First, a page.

Much rests on the shoulders of the new Leon, SEAT registrations across Europe having dropped by 35% for the year to the end of August, versus the market’s 32% (EU-EFTA-UK). The fourth generation of SEAT’s best seller has arrived at just the right time then.

It isn’t all bad news for the Spanish marque, with ACEA data also showing that market share is holding up at 3.3% compared to 3.4% this time last year. The totals are 237,646 (1 January-31 August 2020) and 363,183 (2019). That seems like a disastrous drop yet it’s not, as Dacia is just 10,000 units ahead and the gap to Hyundai or Kia, which are neck and neck, is only 22,000 vehicles.

How 2020 will end is anyone’s guess yet SEAT’s number one model will likely continue to account for roughly one third of brand volume ahead of the Arona, Ateca and Ibiza. Remembering that fact explains why the new Leon looks and drives like an evolution of the fourth generation car.

This time around there’s no SC, that car having been dropped in 2018 when it became clear that demand for three-door C segment hatchbacks was drying up. But the ST (Sportstourer) has been replaced as the outgoing estate sold well in Germany, the UK and certain other markets. These two bodies also give SEAT the chance to directly compete with the new Volkswagen Golf, the Leon remaining a less expensive option version-for-version.

Here in Britain, the new model is offered in six trim levels – SE, SE Dynamic, FR, FR Sport, Xcellence or Xcellence Lux – and with a wide choice of petrol engines but only the one diesel. These are: 110 PS 1.0-litre three-cylinder; 130 PS, 150 PS or 150 PS Mild Hybrid 1.5-litre three-cylinder; and 115 PS 2.0-litre four-cylinder TDI.

There is also a PHEV for the first time. Called eHybrid, the engine is a 1.4 litre TSI plus a single motor, the combined output of which is 150 kW (204 PS). SEAT says the 13 kWh battery allows a maximum range in EV mode of 37 miles. Both five-door hatchback and ST bodies are available.

There’s a more powerful plug-in hybrid variant too but that’s reserved for the new Cupra Leon, which has changed brands from SEAT. The powertrain is identical to the Golf GTE’s: a 110 kW (150 PS) and 250 Nm 1,395 cc petrol turbo engine and 85 kW (115 PS) motor. These produce a combined 180 kW (245 PS) and 400 Nm. The lithium-ion battery gives the same WLTP 60 km as the eHybrid.

In addition to the PHEV, there are to be several engine choices for Cupra Leon customers when sales commence:

  • 180 kW (245 PS) and 370 Nm 2.0-litre TSI petrol, front-wheel drive, hatchback and Sportstourer
  • 221 kW (300 PS) and 400 Nm 2.0-litre TSI petrol, front-wheel drive, hatchback and Sportstourer
  • 228 kW (310 PS) and 400 Nm 2.0-litre TSI petrol, 4Drive all-wheel drive, Sportstourer only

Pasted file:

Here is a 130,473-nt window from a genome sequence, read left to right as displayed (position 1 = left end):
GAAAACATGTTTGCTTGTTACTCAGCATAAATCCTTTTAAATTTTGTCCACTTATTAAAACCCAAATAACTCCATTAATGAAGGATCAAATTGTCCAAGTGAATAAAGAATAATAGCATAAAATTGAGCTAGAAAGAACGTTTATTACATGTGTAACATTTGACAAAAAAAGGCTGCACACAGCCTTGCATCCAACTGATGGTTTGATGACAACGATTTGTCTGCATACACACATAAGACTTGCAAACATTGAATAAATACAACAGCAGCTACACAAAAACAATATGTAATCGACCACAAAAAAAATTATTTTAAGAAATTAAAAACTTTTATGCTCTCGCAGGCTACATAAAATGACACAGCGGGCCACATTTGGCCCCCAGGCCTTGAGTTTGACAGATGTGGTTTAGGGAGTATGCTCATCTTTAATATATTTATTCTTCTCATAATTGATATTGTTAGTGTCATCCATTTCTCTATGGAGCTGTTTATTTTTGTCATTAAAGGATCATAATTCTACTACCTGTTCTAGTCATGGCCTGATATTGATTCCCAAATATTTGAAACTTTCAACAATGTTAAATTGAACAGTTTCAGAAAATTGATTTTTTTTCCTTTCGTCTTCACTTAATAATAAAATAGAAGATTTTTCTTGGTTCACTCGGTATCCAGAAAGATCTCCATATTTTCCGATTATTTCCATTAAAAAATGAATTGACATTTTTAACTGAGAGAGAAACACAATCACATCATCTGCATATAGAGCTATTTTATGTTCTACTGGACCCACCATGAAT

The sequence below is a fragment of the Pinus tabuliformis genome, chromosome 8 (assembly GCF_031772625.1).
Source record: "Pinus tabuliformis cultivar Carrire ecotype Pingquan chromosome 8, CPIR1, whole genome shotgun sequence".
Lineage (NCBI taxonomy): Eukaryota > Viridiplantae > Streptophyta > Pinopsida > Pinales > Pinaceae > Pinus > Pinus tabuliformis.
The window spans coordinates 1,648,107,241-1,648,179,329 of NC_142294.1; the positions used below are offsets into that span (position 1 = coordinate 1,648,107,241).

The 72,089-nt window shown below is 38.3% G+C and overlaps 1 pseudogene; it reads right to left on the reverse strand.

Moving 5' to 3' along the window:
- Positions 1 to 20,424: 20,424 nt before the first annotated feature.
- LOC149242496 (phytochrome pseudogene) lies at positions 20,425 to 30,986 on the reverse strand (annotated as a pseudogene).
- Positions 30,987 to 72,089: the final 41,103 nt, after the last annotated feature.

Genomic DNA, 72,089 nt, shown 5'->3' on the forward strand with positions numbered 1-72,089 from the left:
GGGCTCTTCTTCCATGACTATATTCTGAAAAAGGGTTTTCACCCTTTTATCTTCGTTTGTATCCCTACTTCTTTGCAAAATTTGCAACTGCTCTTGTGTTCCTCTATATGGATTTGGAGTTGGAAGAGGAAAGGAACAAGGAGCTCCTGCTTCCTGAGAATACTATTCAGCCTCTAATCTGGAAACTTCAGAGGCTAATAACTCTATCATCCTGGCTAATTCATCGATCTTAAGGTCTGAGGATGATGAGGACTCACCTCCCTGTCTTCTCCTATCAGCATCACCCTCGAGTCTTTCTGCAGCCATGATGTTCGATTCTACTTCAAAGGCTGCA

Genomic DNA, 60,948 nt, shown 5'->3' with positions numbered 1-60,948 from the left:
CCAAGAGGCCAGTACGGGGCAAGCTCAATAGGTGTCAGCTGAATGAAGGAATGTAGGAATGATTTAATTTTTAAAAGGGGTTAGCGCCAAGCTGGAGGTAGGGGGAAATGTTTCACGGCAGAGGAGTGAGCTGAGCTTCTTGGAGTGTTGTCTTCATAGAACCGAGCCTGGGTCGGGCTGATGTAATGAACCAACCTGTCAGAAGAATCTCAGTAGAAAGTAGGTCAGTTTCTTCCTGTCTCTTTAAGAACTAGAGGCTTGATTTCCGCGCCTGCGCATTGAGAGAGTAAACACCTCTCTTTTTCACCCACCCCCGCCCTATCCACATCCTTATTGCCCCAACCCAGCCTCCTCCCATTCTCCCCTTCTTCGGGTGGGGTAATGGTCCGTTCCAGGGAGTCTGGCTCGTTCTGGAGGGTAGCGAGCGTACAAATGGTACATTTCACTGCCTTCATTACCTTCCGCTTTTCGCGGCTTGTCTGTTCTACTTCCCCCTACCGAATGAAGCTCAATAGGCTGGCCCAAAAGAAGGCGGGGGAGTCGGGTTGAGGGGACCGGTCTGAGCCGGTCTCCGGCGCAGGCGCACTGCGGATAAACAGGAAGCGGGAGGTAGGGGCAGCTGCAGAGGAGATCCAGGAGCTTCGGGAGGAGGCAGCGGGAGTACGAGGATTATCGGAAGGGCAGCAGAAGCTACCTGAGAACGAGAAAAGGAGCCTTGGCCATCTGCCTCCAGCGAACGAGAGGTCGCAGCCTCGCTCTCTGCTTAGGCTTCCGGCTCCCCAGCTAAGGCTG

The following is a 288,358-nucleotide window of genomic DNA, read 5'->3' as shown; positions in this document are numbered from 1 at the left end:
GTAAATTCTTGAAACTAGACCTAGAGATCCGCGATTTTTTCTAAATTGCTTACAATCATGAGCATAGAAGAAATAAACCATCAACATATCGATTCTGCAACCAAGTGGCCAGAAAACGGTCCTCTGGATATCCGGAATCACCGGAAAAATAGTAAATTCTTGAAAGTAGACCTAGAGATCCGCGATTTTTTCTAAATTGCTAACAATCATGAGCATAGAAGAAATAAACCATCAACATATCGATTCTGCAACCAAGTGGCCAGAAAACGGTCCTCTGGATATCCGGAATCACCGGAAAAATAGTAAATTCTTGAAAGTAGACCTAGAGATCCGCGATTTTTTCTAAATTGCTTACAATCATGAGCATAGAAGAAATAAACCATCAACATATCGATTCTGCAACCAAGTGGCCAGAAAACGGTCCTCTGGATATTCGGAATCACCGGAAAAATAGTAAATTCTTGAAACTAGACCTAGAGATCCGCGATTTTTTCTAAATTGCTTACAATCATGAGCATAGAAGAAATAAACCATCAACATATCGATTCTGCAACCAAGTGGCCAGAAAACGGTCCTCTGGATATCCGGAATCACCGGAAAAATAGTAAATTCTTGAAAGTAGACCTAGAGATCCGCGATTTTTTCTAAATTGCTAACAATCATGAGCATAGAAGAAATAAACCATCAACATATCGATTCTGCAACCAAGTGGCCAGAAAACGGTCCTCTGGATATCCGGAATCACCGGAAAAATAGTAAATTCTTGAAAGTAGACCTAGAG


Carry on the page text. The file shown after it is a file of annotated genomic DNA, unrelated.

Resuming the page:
Returning to the SEAT, not all of the following engines are available in the UK but the global all-turbo powertrain line-up extends to these combinations:

  • 66 kW (90 PS) three-cylinder 1.0 TSI
  • 81 kW (110 PS) three-cylinder 1.0 TSI
  • 81 kW (110 PS) three-cylinder 1.0 eTSI (48V starter-generator and 48V lithium-ion battery)
  • 96 kW (130 PS) four-cylinder 1.5 TSI
  • 110 kW (150 PS) four-cylinder 1.5 TSI
  • 110 kW (150 PS) four-cylinder 1.5 eTSI (48V starter-generator and 48V lithium-ion battery)
  • 140 kW (190 PS) four-cylinder 2.0 TSI with standard DCT
  • 85 kW (115 PS) four-cylinder 2.0 TDI, manual transmission only
  • 110 kW (150 PS) four-cylinder 2.0 TDI, manual or DSG transmission
  • 110 kW (150 PS) four-cylinder 2.0 TDI, DSG gearbox and 4Drive system (ST only)
  • 96 kW (130 PS) four-cylinder 1.5 TGI (3 CNG tanks with a total net capacity of 17.3 kg)

In common with the new Volkswagen, the Leon’s dashboard has gone largely digital, something which will win it many friends but also turn some potential buyers away. Even those who don’t mind if their car’s ventilation controls aren’t dials and buttons will probably find the system on this car’s touchscreen to be fiddly and overly complicated. Still, the screen itself is a good size and the graphics attractive. If only there was a volume control knob for the sound system instead of a virtual slider.

All cars for the British market come with keyless start, two front USB sockets, LED headlamps with automatic high beam, heated mirrors, an electronic parking brake, an eight-inch infotainment system, cloth upholstery, leather-trim on the steering wheel and gear lever, plus the SEAT Connect system.

FR trim, which sits above SE Dynamic, includes another two USB outlets (for rear seat passengers), contrasting stitching on the black cloth seats and a wireless phone charging tray. You also get bespoke bumpers, LED dynamic indicators, 17-inch alloy wheels, dual tailpipes and a 15 mm drop for the ride height. The appearance package means this is the Leon for anyone who wants sporty looks without a high price, the FR costing less than GBP24,000 and having a CO2 average of 125 g/km.

Fuel economy is an official 46.3-51.4 mpg and that’s slightly pessimistic if my time with the car is any guide. Top speed is 130 mph but a zero to 62 mph time of 9.4 seconds is disappointing in the context of what a great handing car this is. Even with the lowered suspension and a not too sophisticated rear suspension system compared to some competitors, the ride is also very comfortable. 

In summary, compared to what you have to pay for an equivalent Volkswagen Golf or Audi A3 Sportback, the Leon FR makes a lot of sense. 

The SEAT Leon range is priced from GBP19,855 (SE trim and 1.0-litre 110PS TSI petrol engine). The as-tested FR 1.5 TSI Evo 130 PS manual costs GBP23,515 before options.